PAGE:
I’m starting to realize that research isn’t just something you do before you write a novel, while you are conceptualizing the plot. Yes, that is a VERY important step, but you can’t rest on your laurels after that, especially if what you write edges anywhere near historical fiction or has any subject in it about which are not already an expert. Readers know things you’d never expect them to and they know when you’re making stuff up. To quote the movie Pump Up the Volume, they can “smell a lie like a fart in a car.” (Crass, I know, but I bet it made you laugh!) And the last thing you want to do is be disingenuous to your readers.
Like it or not, research is ongoing. It seems like every single day I read or see something that reminds me of some detail I need to double-check in my books. So today I spent several hours in the local library headquarters reading a book in the closed special collection. It made me feel very important that I had to turn in my purse before they’d let me read the book. (Bags of any sort are not allowed because someone might be dumb enough to try to steal a rare book.) It took me a few hours to get through the book and hand write my notes, but it was the most valuable research I’ve done so far. (Lucky for me, it confirmed what I’ve already written, so no major edits needed!) But I also found out details I didn’t think we’re available, so I can now add them in to make my story even richer.
A lot of times when we write we get so caught up in the process we just make stuff up or go with what seems right, but at some point before any agents or publishers see it, we have to make sure those things are correct. So, what are you doing on your Saturday night? I’m going through the pile of about 15 books the library let me check out. Some people would call that sad, but I call it fun (now do you believe I’m a dork?). It’s an investment in my future. By the way, if you’re curious about my sources, I’ve added a research page to this blog so you can see them for yourself. Those 15 new ones aren’t included because I don’t know which I’ll end up using, but I’ll update the page as new sources come along.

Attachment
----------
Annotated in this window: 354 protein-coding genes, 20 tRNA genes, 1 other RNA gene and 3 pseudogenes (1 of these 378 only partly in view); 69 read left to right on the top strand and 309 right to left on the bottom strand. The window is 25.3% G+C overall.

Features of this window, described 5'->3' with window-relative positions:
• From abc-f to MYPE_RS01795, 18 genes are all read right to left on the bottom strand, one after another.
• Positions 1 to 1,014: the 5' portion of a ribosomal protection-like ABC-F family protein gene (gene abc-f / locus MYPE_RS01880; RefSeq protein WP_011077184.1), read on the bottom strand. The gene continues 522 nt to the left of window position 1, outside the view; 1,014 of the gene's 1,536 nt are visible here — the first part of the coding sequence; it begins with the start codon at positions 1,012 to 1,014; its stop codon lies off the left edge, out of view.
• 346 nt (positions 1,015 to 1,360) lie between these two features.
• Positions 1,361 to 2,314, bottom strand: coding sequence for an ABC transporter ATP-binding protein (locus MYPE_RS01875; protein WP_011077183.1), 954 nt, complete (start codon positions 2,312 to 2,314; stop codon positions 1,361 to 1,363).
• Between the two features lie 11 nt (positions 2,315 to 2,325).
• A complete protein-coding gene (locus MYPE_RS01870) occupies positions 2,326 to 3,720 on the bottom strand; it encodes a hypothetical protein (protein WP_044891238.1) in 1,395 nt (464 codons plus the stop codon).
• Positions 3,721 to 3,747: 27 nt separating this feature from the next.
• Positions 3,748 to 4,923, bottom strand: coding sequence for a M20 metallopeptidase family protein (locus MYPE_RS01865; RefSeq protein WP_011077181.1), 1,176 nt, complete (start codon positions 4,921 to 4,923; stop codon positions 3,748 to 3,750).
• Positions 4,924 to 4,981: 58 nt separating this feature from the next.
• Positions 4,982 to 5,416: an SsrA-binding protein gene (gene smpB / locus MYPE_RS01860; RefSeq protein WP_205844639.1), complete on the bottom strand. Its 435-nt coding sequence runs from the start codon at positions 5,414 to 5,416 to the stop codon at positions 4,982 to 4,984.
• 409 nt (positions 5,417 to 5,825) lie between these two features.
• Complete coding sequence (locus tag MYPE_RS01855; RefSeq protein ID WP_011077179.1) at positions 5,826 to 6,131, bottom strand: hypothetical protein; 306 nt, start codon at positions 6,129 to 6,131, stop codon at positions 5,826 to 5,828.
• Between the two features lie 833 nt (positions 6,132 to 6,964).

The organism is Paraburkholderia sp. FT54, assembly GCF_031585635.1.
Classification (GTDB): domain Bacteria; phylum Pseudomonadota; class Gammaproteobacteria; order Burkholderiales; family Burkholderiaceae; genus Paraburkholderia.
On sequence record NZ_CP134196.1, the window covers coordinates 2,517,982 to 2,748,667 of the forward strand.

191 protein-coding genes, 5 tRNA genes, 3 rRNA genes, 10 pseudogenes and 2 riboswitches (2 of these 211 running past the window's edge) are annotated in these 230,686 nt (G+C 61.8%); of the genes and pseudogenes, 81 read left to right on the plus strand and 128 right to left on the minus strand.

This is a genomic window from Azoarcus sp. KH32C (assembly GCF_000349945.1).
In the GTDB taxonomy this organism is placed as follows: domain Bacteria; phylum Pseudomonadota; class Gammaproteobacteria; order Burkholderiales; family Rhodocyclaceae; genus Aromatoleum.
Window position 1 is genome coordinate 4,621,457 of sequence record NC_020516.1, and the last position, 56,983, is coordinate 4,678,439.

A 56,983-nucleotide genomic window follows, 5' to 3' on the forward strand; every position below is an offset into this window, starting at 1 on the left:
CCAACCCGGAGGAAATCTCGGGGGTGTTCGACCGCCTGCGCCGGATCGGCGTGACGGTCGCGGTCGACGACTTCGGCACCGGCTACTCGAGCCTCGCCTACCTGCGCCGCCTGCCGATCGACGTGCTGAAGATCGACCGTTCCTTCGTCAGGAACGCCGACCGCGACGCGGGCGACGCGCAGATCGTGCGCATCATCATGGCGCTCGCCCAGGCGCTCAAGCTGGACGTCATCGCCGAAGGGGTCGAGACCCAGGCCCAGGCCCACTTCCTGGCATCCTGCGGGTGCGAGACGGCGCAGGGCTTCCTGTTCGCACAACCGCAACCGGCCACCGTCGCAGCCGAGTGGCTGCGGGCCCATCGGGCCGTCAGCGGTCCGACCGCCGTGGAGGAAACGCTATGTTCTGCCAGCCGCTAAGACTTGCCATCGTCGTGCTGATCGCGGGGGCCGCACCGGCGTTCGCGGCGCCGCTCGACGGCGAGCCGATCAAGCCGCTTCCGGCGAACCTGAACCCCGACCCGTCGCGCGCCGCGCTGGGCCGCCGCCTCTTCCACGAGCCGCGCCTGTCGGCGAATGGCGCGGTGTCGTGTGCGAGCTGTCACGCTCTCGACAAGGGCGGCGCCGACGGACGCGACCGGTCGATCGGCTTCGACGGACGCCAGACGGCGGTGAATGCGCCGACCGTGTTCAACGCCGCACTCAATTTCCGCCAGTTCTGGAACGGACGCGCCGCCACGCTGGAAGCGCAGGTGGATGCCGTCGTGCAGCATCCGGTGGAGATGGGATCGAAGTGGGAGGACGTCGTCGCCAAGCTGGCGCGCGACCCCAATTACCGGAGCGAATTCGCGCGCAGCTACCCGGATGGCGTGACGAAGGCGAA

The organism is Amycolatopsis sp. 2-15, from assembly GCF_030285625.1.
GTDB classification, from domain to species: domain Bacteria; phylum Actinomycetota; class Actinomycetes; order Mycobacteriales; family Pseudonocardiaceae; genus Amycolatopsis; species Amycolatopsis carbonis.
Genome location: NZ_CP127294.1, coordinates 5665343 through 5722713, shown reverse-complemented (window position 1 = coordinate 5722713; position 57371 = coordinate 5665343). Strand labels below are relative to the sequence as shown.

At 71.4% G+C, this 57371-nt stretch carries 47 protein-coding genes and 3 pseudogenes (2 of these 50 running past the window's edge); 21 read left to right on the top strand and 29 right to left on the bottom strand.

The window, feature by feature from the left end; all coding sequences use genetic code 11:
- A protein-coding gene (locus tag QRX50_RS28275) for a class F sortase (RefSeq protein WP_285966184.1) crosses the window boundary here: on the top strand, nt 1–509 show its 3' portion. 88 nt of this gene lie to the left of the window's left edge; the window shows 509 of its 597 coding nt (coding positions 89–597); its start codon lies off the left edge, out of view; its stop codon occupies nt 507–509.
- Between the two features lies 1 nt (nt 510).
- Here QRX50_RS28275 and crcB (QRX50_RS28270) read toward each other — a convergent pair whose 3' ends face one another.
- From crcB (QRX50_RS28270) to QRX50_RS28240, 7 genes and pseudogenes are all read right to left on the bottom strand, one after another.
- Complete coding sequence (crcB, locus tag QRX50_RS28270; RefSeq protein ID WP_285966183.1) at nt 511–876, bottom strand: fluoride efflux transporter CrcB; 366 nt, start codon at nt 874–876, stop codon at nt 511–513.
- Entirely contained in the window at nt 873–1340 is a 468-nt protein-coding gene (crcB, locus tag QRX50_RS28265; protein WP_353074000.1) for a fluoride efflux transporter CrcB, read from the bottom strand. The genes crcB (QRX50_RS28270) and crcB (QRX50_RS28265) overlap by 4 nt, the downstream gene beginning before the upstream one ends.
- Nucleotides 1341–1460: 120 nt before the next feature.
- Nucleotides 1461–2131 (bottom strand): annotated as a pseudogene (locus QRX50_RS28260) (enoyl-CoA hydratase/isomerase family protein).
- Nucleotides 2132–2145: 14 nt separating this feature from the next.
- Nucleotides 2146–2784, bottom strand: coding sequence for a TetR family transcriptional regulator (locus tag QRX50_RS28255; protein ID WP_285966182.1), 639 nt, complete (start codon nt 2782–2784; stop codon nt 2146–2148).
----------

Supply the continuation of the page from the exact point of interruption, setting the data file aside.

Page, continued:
And all this is really just for the first two books. The third book involves another culture I’ve only had to have a cursory understanding of so far. That means more trips to the library and more books once I finish writing the second book. And the fourth book takes place (mostly) in another country, so I don’t even want to think about how long it’s going to take me to learn its geography, culture, laws, etc. But I love learning, so I don’t consider this a hardship.
One word of advice to anyone doing research: don’t trust the Internet. (Okay, that was four words.) Anyone can put anything out there. The Internet isn’t all bad; there are some trustworthy sites and they aren’t a bad place to start, but I always try to verify information in a book or at least find two or three credible websites that corroborate whatever fact I’m looking at if I’m going to rely on the Internet. And no, Wikipedia is not a credible source.
Wow, I feel like I’ve just taught a Research 101 class. Well, my mom has always said I’m going to end up as a professor someday, so I guess now’s a good time to start practicing! And if you need me, just look under that pile of books on the couch. I’m in there somewhere.
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